Exercise, whether that means going for a run, a bike ride, or lifting weights, is independently associated with a number of health benefits, including reducing the risk of heart disease, stroke, certain types of cancer, obesity, osteoporosis, chronic obstructive pulmonary disorder, depression, anxiety, cognitive decline, and in general a better quality of life. These conclusions have been spread across many research studies over the years and are well established. In fact, 7 of the top 10 causes of death in Canada have links to exercise, where increased levels are related to a reduced risk of onset.
However, exercise is only one piece of the puzzle. Many individuals think that if they get a workout in every day or couple of days, they have checked off that box and are OK to lounge around for the rest of the day.
Scientists have recently turned to this question to determine whether it is not only important to get sufficient levels of exercise in but to also make sure one is not sitting around for the rest of the day. As it turns out, sedentary behavior, or a lack of physical activity, is also associated with a number of negative health outcomes similar to exercise. Interestingly however, risks of developing obesity and diabetes are associated with total sitting time independently of how much a person is exercising.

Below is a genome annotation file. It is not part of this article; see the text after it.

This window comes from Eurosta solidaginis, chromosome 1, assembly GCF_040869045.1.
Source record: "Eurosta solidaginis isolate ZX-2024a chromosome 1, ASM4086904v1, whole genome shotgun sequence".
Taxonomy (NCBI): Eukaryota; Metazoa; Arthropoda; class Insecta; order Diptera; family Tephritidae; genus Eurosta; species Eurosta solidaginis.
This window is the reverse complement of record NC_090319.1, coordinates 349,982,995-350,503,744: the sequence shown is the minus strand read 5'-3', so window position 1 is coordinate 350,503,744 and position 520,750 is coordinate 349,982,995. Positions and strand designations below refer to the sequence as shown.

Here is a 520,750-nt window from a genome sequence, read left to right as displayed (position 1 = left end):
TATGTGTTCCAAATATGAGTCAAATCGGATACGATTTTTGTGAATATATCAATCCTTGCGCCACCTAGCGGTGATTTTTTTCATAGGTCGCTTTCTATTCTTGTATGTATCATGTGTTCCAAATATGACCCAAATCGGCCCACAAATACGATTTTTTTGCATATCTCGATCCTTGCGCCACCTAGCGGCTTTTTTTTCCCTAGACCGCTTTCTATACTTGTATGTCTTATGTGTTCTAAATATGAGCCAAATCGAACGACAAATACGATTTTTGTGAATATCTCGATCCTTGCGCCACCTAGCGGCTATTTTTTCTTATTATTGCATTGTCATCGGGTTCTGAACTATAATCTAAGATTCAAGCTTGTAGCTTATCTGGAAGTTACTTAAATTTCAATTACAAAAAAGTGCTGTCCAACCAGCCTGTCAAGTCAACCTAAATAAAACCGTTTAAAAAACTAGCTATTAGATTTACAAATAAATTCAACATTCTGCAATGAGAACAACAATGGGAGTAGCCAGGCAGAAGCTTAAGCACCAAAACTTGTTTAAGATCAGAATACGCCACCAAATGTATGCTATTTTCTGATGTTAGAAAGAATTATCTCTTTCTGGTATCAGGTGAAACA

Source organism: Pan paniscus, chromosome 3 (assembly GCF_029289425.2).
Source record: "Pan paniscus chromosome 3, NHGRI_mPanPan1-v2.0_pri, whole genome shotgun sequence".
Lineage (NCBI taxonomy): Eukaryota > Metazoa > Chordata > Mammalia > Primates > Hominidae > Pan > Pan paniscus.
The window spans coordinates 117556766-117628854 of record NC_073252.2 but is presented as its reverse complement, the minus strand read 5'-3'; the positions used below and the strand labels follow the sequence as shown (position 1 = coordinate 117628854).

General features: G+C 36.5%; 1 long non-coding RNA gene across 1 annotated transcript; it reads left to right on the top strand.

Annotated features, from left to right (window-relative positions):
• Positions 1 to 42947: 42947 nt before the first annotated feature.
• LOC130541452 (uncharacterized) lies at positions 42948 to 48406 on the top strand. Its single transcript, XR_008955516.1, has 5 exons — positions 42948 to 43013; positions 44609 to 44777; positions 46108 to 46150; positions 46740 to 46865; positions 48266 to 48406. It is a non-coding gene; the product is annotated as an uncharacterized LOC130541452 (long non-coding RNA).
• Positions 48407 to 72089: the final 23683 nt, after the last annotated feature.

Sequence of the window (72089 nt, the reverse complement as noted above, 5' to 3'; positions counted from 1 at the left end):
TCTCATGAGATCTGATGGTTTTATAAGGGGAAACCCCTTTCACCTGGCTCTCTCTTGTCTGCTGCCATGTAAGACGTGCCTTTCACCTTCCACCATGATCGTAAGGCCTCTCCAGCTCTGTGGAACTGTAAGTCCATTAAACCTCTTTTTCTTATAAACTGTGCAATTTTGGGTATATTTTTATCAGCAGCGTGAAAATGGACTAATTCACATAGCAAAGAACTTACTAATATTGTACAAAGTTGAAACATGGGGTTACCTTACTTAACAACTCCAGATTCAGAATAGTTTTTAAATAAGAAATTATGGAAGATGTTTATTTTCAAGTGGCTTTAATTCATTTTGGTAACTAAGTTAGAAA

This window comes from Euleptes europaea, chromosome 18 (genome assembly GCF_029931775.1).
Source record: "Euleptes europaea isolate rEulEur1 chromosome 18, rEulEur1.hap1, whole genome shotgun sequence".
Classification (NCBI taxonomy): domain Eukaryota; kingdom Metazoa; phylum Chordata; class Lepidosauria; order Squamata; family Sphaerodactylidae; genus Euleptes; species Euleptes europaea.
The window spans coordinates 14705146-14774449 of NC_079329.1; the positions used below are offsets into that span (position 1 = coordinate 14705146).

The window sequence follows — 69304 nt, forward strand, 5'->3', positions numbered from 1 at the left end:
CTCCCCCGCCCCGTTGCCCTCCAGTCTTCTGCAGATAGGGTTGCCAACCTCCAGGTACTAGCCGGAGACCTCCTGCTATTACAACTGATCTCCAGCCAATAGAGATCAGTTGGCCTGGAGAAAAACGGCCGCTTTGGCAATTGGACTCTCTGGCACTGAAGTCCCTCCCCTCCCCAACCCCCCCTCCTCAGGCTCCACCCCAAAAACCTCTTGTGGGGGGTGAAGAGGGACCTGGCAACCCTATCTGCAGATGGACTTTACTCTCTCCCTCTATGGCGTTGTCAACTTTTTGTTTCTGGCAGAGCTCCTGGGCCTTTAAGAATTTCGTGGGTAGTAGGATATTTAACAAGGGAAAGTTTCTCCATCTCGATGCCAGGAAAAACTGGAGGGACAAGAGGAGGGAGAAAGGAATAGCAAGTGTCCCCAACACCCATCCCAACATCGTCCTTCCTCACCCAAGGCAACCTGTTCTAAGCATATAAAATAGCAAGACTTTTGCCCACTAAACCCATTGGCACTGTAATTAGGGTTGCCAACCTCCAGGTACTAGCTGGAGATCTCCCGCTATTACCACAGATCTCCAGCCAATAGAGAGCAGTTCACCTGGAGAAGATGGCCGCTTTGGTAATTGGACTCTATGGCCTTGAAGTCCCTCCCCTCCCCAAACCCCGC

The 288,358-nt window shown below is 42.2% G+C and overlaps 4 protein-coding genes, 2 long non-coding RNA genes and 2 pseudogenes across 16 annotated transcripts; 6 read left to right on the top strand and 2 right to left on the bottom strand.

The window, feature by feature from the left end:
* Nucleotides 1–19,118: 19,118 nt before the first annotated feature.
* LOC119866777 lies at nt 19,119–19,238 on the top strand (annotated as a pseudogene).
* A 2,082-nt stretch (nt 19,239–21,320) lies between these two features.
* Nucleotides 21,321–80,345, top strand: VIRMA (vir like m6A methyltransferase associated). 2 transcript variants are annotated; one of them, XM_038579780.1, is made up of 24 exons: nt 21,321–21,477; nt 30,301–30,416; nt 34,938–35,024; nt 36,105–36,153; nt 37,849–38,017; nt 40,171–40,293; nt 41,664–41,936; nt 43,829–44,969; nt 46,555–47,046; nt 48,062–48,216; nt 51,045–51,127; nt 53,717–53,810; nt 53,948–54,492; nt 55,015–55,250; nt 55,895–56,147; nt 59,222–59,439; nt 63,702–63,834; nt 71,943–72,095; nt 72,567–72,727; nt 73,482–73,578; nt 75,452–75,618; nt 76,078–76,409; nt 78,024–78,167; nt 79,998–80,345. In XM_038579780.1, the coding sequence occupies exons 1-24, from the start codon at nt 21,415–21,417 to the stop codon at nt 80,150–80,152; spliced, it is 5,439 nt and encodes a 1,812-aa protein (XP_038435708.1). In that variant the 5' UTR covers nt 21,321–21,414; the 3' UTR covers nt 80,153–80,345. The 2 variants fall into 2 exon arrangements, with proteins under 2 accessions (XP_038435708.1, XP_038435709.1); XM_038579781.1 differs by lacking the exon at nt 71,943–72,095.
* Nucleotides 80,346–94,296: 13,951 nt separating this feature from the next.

To build on these studies, interventions have actually tested the effects of programs that focus on only improving exercise, only reducing time spent sedentary, or both. Although this line of research is in its infancy, preliminary findings suggest that those who increase their exercise levels and increase their non-exercise physical activity have better health outcomes than those who only improve one behavior.
These results bolster our approach in actually separating these behaviors and focusing on them independently. We give participants an exercise prescription, which focuses on weekly exercise time performed at a heart rate personalized to the participant based on their performance on a sub-maximal VO2 Max test. We then work with the participant to come up with ways to integrate more exercise in their life. That includes questions related to activity preferences, their weekly schedule, and how to remind themselves to exercise. The Canadian Society for Exercise Physiology recommends that adults achieve 150 minutes of exercise per week, so this is the ultimate goal for all of our participants. However, we want to focus on setting achievable goals, so we work towards this goal over the course of the entire program.